9-76.000 - Transportation
|Transportation—Aviation Policy—Settlement Authority
|Transportation—Motor Carrier Safety—Policy
|Transportation—Railroad Safety—Policy—Supervisory and Investigatory Authority
|Transportation—Railroad Safety—Civil Penalty Provisions
9-76.010 - Overview
This chapter focuses on civil and criminal litigation conducted under the transportation provisions of Title 49, United States Code including the Federal Aviation Act of 1958, the Motor Carrier Safety Regulations, the Hazardous Materials Transportation Act, and a number of railroad safety statutes.
9-76.050 - Transportation—General Policy
District Court litigation, both civil and criminal, under various transportation provisions contained in Title 49, United States Code, is infrequent. The requisite expertise for the interpretation of these statutes resides with attorneys and other personnel within the agency or department responsible for securing compliance with the applicable statute. Accordingly, the United States Attorney should find it helpful to rely on the agency or departmental attorney for assistance with any referral, and should consider the views, both legal and factual, of the agency or department. A request for assistance from the Criminal Division should be solicited only in: (1) substantial cases; (2) cases in which there is a disagreement with agency personnel regarding whether or not to proceed; and (3) cases involving a national policy decision.
9-76.110 - Transportation—Aviation Policy—Settlement Authority
United States Attorneys are authorized to effect settlement of the civil penalties provided in 49 U.S.C. § 46301 et seq. (formerly 49 U.S.C. § 1471) without the prior approval of the Criminal Division (Fraud Section). In place of the previously required prior approval of the Criminal Division, United States Attorneys are directed to consult with the FAA or its parent organization, the United States Department of Transportation (DOT), as appropriate, regarding settlement proposals. The FAA or DOT may seek Criminal Division review if it believes such review would be helpful to the settlement of the case.
The relatively small amount of money involved in many FAA civil penalty cases must not be a consideration in evaluating the merits of such cases. A civil penalty action is not one to collect a trivial amount owed to the government, but rather it is an important part of the federal enforcement effort to ensure aviation safety.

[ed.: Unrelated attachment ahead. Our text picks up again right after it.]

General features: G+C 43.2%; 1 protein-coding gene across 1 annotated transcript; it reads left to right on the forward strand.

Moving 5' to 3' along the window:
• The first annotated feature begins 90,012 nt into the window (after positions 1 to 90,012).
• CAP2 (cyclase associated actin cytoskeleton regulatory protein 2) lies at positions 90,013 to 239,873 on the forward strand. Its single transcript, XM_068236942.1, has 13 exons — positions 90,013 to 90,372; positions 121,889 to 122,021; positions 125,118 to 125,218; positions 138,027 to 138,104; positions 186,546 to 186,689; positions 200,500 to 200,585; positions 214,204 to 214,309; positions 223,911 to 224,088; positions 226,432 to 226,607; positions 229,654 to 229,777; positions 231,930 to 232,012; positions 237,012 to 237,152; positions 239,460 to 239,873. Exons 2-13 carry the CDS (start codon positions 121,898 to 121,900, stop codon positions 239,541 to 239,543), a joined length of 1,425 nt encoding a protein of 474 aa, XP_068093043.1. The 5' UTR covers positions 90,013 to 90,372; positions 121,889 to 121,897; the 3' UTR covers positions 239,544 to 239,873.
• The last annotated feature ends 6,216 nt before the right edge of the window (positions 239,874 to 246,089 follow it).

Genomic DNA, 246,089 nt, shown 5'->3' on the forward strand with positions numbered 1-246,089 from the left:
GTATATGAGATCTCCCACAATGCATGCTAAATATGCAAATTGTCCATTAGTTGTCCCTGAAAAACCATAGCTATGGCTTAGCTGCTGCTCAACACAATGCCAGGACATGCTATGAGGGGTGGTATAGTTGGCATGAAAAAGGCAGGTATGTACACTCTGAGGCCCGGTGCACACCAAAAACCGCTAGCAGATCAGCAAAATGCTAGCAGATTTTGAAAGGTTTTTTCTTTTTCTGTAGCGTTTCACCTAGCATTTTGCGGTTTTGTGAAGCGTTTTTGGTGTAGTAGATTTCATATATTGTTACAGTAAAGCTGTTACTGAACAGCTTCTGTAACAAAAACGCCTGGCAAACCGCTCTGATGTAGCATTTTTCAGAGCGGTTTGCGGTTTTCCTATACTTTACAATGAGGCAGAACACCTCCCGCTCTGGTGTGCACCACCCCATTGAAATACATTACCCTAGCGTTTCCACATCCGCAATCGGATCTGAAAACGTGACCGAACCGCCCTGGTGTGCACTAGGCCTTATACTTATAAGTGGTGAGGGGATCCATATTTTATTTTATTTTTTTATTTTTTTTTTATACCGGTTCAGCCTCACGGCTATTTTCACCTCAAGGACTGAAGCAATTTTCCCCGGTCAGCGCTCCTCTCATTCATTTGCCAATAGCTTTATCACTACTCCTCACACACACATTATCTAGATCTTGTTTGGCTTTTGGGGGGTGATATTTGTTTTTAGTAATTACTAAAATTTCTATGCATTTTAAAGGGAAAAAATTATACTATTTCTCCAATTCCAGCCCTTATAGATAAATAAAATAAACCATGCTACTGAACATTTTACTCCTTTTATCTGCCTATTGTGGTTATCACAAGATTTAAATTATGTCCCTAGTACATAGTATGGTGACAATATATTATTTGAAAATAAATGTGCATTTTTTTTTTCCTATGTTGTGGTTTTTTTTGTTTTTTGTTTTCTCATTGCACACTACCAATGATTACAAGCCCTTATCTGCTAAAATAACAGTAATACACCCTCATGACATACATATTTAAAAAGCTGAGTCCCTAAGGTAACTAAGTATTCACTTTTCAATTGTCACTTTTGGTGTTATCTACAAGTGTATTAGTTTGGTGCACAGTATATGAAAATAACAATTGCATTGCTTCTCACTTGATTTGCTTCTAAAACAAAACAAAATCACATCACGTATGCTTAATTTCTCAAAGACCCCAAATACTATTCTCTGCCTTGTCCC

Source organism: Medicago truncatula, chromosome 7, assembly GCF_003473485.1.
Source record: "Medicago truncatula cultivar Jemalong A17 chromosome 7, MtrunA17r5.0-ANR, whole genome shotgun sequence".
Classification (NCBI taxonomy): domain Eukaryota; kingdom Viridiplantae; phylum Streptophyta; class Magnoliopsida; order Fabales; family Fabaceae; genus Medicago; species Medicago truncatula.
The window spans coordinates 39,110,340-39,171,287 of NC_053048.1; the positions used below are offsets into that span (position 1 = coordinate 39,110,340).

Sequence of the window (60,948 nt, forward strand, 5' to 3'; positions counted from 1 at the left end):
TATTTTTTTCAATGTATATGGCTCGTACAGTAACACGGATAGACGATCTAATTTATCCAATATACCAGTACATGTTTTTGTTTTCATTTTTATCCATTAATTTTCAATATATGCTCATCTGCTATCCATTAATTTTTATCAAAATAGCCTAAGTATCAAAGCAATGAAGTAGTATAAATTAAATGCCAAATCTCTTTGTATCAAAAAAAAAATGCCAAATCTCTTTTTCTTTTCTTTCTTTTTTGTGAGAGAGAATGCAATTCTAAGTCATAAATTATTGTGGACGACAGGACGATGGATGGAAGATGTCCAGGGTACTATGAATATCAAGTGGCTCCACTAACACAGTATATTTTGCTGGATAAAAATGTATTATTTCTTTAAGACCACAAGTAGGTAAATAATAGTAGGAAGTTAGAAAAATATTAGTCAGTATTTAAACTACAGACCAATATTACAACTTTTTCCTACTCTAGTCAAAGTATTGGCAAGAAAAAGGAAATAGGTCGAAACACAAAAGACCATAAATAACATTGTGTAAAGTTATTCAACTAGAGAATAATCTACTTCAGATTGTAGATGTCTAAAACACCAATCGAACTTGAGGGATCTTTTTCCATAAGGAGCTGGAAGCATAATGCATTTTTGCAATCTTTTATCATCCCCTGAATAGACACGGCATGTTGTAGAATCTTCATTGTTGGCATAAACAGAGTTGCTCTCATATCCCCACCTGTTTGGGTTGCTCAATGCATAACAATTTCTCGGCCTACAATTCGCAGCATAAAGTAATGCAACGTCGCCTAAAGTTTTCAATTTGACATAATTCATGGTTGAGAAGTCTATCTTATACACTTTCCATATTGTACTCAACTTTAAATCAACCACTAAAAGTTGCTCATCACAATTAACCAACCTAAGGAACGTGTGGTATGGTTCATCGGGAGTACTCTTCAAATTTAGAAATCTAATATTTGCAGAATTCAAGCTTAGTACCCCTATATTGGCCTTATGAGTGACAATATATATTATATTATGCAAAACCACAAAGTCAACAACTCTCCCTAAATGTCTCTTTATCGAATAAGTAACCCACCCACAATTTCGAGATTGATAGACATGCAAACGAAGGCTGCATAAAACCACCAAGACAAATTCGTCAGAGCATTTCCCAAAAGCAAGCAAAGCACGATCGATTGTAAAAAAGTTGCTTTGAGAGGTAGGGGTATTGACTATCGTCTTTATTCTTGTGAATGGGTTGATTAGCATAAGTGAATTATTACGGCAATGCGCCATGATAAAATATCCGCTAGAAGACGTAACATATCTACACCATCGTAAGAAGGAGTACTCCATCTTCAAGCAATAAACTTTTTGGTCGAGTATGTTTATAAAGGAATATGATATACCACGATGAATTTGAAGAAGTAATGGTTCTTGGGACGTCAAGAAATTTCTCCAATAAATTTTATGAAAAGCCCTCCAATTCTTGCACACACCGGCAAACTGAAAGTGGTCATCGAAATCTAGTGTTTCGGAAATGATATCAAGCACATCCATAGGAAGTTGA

[updated January 2020] [cited in JM 9-63.161]
9-76.210 - Transportation—Motor Carrier Safety—Policy
A vigorous enforcement program is followed in regard to offenses which endanger the public on the highways. The United States Attorney should advise the Federal Highway Administration of all significant developments in any such case he is handling. Supervision, if requested, of criminal prosecutions under these Acts is assigned to the Fraud Section of the Criminal Division.
9-76.310 - Transportation—Railroad Safety—Policy—Supervisory and Investigatory Authority
Supervision of criminal prosecutions and civil penalty actions under these Acts is assigned to the Fraud Section of the Criminal Division. The Federal Railroad Administration (FRA) will refer all cases directly to the appropriate United States Attorney, except cases involving novel questions of law. The United States Attorney should advise the Chief Counsel, FRA of all significant developments in a case, including the filing of an information or complaint, the docket number, the arraignment, the trial date, the position taken by the railroad and, the proposed settlement of the case, etc. Copies of such correspondence should be furnished to the Fraud Section of the Criminal Division, when significant or unusual developments or matters are involved. The Criminal Division should, of course, be promptly notified of adverse decisions and of cases where an appeal is taken by the defendant.
Investigations of all cases arising under the railroad safety statutes are conducted by the Federal Railroad Administration.
9-76.340 - Transportation—Railroad Safety—Civil Penalty Provisions
Due to the mandatory nature of the Federal Claims Collection Act (31 U.S.C § 3711) and the absolute duties which they impose upon carriers, the Department regards the penalties under the Act, although recoverable in civil proceedings, as not being merely civil obligations but penal sanctions, and accordingly does not accept compromise settlements of less than the full statutory penalty on each count with costs, to which the government is entitled as a matter of right. See 28 U.S.C. § 1918(a).
[updated January 2020] [cited in JM 9-76.310]